The comprehensive Canada-Europe Trade Agreement (CETA), negotiated by the Harper government, remains a pillar of Canadian trade policy. This agreement, which many view as a possible template for future international economic cooperation, has had a rough ride and more speed bumps appear to be on the horizon.
On Wednesday, October 12, the German Constitutional Court confirmed it would hear a legal challenge to CETA from three different German activist groups who claim it would undermine workers’ rights and consumer standards. Perhaps more significantly, on October 13 the Wallonia Parliament which governs southern Belgium rejected the treaty. This result could potentially be used by Wallonia to veto CETA at the national level. More details of this vote are available here:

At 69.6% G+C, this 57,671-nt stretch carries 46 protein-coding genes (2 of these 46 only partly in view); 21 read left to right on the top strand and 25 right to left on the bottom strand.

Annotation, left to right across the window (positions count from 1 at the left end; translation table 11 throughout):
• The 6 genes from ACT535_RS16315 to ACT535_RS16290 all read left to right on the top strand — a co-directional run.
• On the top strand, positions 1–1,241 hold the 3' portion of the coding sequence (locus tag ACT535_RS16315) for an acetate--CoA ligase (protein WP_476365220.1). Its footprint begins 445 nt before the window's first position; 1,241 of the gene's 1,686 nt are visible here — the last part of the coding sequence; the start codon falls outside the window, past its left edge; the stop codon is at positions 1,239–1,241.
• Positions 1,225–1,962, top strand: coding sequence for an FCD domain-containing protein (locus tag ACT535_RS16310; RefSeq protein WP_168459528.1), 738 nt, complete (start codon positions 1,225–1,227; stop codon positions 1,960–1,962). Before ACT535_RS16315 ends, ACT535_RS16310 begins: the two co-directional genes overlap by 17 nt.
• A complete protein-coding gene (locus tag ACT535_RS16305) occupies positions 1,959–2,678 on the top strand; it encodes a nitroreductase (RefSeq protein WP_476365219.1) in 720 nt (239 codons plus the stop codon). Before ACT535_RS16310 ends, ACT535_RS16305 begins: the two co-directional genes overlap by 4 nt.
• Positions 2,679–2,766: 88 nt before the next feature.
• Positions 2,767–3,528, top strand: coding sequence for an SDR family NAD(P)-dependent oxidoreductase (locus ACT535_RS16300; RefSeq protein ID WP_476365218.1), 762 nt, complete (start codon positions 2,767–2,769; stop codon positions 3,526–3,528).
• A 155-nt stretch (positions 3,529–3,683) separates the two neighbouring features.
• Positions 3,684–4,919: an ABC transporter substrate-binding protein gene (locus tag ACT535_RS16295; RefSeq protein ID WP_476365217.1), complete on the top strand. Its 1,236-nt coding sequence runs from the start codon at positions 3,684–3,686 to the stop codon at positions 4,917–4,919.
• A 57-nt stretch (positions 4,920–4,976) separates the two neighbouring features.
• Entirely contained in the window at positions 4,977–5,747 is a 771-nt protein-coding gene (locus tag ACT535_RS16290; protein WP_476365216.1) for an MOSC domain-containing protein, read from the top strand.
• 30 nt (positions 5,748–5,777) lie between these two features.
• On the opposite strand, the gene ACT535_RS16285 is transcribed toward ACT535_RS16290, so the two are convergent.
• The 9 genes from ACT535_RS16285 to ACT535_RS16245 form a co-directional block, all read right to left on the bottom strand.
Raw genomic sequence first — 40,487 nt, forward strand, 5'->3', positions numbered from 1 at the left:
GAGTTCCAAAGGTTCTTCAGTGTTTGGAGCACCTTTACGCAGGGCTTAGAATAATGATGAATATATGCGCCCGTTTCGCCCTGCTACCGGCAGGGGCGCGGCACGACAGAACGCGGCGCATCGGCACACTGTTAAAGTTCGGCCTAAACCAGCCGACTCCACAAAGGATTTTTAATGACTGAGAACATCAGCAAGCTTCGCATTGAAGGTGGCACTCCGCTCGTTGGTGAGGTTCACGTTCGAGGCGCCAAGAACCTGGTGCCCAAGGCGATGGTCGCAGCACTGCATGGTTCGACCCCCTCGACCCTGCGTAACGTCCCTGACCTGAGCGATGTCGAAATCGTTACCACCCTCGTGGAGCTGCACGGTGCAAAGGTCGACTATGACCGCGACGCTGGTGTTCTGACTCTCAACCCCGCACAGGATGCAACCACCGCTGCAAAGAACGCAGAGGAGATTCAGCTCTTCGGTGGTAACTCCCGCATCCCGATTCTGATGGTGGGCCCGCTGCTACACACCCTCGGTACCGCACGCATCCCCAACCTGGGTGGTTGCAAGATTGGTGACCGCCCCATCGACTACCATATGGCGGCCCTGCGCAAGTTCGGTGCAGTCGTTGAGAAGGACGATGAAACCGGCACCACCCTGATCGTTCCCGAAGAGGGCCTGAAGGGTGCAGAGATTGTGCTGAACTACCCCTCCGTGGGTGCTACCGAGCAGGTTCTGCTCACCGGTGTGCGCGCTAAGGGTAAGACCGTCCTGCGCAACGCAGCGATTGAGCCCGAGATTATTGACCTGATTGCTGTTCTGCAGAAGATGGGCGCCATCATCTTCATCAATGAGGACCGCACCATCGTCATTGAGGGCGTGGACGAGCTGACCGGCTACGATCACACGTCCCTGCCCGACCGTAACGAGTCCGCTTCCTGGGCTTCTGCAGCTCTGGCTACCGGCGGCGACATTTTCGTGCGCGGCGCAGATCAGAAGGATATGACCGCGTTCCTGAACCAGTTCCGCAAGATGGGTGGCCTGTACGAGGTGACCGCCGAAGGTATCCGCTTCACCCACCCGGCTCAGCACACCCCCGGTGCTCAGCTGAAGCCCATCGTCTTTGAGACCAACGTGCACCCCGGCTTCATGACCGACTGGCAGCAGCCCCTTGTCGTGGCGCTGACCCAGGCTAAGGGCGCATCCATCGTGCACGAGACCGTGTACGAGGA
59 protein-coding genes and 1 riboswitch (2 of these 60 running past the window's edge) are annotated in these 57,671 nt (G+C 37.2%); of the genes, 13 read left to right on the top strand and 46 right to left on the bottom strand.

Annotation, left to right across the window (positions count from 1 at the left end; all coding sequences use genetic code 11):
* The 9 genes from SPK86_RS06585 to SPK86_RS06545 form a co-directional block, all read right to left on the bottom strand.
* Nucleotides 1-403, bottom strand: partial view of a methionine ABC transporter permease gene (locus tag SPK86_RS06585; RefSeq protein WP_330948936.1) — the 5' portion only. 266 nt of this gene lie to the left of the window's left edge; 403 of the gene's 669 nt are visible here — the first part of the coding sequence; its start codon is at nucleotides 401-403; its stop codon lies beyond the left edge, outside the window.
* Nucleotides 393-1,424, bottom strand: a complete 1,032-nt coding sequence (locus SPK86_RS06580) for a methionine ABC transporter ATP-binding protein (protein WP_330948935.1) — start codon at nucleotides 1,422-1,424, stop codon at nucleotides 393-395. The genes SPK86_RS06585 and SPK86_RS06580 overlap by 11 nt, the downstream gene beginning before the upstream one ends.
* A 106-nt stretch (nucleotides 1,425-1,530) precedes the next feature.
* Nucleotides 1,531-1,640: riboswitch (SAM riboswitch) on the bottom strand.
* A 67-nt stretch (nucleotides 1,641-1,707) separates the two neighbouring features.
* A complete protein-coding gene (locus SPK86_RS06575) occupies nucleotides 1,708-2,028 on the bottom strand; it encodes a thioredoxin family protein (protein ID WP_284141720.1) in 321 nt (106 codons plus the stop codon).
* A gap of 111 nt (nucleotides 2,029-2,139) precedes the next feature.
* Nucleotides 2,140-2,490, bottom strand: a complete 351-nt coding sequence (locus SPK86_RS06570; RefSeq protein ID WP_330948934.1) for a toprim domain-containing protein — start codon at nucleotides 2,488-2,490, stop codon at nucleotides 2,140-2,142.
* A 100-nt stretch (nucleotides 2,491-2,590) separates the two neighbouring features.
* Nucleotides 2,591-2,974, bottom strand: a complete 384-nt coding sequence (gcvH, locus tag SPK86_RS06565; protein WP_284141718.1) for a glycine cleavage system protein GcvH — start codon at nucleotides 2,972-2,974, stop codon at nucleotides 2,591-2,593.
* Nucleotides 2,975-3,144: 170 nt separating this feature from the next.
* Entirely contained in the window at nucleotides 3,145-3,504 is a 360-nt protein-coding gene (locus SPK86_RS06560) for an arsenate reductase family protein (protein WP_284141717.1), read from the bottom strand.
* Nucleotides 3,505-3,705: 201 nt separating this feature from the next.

EU’s trade ministers are meeting on October 18 to signal their ongoing commitment to finalizing CETA in advance of an October 27 EU-Canadian summit to ratify the treaty. However, that does not exactly leave sufficient time to bring European opponents of CETA on-side so-to-speak.